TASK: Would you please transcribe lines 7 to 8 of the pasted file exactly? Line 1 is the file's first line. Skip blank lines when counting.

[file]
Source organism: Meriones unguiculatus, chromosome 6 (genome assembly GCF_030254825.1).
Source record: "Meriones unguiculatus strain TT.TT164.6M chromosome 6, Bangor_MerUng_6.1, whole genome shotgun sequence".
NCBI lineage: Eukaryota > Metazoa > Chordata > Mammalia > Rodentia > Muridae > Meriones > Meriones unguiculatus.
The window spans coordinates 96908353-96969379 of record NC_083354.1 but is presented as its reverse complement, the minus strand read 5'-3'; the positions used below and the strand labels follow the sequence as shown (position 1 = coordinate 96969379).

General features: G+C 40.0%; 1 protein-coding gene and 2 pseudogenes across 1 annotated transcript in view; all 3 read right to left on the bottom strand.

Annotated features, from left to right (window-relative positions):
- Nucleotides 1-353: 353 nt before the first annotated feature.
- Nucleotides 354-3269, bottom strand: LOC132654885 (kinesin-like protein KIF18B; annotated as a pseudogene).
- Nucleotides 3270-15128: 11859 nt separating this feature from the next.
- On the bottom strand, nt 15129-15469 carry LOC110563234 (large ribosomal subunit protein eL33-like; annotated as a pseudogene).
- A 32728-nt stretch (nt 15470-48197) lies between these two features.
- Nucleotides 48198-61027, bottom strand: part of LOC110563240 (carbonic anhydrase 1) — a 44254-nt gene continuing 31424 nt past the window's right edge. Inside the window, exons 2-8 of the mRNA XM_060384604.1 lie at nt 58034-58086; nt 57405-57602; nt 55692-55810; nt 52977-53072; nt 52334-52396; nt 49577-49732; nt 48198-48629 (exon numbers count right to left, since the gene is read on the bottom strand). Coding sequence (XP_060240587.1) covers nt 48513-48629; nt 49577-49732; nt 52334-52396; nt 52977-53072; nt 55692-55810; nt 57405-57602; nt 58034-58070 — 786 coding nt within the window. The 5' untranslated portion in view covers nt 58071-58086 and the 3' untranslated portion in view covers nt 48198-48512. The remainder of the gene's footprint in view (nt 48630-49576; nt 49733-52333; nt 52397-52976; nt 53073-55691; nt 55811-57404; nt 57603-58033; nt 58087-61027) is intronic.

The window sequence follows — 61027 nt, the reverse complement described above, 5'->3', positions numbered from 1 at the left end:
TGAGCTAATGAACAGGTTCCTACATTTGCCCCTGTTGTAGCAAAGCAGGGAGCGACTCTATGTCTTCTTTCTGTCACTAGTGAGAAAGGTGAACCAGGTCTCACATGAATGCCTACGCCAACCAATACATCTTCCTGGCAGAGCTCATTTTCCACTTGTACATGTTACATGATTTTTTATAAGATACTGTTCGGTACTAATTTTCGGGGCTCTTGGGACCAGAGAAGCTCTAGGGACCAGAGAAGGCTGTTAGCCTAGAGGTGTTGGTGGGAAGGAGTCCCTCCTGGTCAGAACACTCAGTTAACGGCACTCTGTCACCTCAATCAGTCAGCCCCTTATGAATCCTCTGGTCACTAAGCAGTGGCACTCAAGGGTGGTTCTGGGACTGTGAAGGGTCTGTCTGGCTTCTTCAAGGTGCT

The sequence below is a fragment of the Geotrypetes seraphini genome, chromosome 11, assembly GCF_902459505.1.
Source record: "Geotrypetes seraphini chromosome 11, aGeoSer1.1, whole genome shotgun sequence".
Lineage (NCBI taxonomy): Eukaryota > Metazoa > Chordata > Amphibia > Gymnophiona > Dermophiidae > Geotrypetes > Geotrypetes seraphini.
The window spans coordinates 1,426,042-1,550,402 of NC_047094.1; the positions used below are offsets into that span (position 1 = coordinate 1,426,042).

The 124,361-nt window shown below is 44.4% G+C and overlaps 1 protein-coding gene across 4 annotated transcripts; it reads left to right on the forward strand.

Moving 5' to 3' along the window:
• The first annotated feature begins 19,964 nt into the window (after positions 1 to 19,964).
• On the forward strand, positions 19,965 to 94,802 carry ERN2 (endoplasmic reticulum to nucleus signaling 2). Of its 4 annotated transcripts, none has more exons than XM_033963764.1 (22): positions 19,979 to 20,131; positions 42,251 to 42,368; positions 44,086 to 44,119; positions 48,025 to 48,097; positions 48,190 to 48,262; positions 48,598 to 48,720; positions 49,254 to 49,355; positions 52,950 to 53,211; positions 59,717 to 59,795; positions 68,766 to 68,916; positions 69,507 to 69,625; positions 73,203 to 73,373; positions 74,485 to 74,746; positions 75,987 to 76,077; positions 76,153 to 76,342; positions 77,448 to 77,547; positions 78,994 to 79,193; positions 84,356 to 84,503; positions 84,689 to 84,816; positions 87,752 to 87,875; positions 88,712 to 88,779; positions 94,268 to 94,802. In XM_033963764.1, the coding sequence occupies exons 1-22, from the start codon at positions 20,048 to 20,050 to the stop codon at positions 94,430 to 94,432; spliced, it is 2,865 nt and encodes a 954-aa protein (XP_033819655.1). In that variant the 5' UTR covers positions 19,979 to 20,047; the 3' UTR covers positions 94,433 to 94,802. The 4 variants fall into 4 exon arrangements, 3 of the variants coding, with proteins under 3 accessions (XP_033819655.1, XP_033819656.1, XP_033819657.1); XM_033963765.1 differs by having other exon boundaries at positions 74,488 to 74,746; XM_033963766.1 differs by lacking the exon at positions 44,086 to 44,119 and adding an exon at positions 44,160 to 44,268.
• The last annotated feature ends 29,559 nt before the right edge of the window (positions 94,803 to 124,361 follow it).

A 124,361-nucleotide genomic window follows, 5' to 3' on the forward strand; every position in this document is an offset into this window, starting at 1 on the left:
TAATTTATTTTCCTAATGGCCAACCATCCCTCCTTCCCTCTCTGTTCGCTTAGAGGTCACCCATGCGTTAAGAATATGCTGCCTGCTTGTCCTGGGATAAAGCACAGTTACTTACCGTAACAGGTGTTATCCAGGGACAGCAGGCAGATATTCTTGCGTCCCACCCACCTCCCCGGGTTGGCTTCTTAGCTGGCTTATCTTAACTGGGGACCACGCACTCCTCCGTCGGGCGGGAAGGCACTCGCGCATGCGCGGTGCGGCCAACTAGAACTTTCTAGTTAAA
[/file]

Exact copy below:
- Nucleotides 1-353: 353 nt before the first annotated feature.
- Nucleotides 354-3269, bottom strand: LOC132654885 (kinesin-like protein KIF18B; annotated as a pseudogene).